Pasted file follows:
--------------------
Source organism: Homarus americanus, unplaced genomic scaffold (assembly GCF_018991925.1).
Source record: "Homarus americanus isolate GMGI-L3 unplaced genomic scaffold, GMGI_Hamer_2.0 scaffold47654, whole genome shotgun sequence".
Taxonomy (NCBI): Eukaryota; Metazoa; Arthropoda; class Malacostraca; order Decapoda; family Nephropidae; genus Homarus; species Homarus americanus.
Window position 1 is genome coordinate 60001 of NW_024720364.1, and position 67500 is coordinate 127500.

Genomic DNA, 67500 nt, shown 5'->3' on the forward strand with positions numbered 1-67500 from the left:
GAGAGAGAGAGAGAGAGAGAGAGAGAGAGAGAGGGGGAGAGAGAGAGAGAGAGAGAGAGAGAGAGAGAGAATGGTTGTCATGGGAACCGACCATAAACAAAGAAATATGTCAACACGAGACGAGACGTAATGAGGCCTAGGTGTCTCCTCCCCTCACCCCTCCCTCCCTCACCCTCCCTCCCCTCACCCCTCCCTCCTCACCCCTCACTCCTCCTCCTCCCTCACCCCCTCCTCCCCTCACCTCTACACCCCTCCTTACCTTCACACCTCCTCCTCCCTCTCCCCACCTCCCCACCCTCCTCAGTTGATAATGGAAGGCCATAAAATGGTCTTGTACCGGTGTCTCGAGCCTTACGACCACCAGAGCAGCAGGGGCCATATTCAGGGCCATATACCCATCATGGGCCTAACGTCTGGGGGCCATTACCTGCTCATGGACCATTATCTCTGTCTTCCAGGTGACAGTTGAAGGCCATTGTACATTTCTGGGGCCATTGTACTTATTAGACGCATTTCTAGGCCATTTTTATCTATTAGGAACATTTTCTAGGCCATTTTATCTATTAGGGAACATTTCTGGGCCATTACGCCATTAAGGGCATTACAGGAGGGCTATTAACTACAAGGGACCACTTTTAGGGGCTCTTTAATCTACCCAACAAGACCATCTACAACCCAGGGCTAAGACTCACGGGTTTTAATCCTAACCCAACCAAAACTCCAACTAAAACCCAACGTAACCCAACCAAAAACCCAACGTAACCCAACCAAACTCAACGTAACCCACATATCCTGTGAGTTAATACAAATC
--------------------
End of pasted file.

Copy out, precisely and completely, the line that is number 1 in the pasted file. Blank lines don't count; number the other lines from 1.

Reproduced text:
Source organism: Homarus americanus, unplaced genomic scaffold (assembly GCF_018991925.1).